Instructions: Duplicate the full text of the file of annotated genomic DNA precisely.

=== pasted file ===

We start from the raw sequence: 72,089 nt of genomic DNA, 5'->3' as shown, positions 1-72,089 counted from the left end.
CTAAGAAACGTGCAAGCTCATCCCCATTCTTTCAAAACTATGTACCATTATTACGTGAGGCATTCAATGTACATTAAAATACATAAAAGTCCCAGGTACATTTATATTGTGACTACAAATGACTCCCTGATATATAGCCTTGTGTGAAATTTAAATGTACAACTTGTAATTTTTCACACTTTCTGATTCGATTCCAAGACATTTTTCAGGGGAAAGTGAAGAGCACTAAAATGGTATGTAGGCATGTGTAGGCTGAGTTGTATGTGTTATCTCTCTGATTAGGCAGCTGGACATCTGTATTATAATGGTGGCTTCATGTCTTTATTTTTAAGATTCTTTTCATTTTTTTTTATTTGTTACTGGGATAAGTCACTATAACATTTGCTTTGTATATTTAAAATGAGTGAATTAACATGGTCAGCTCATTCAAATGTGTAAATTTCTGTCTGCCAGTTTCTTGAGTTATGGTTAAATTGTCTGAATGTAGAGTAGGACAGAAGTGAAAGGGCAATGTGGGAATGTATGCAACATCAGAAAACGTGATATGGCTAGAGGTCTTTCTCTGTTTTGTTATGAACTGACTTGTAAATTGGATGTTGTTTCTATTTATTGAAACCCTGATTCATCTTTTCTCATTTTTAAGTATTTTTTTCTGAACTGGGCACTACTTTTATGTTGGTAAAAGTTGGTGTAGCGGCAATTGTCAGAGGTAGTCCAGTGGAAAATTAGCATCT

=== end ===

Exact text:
We start from the raw sequence: 72,089 nt of genomic DNA, 5'->3' as shown, positions 1-72,089 counted from the left end.
CTAAGAAACGTGCAAGCTCATCCCCATTCTTTCAAAACTATGTACCATTATTACGTGAGGCATTCAATGTACATTAAAATACATAAAAGTCCCAGGTACATTTATATTGTGACTACAAATGACTCCCTGATATATAGCCTTGTGTGAAATTTAAATGTACAACTTGTAATTTTTCACACTTTCTGATTCGATTCCAAGACATTTTTCAGGGGAAAGTGAAGAGCACTAAAATGGTATGTAGGCATGTGTAGGCTGAGTTGTATGTGTTATCTCTCTGATTAGGCAGCTGGACATCTGTATTATAATGGTGGCTTCATGTCTTTATTTTTAAGATTCTTTTCATTTTTTTTTATTTGTTACTGGGATAAGTCACTATAACATTTGCTTTGTATATTTAAAATGAGTGAATTAACATGGTCAGCTCATTCAAATGTGTAAATTTCTGTCTGCCAGTTTCTTGAGTTATGGTTAAATTGTCTGAATGTAGAGTAGGACAGAAGTGAAAGGGCAATGTGGGAATGTATGCAACATCAGAAAACGTGATATGGCTAGAGGTCTTTCTCTGTTTTGTTATGAACTGACTTGTAAATTGGATGTTGTTTCTATTTATTGAAACCCTGATTCATCTTTTCTCATTTTTAAGTATTTTTTTCTGAACTGGGCACTACTTTTATGTTGGTAAAAGTTGGTGTAGCGGCAATTGTCAGAGGTAGTCCAGTGGAAAATTAGCATCT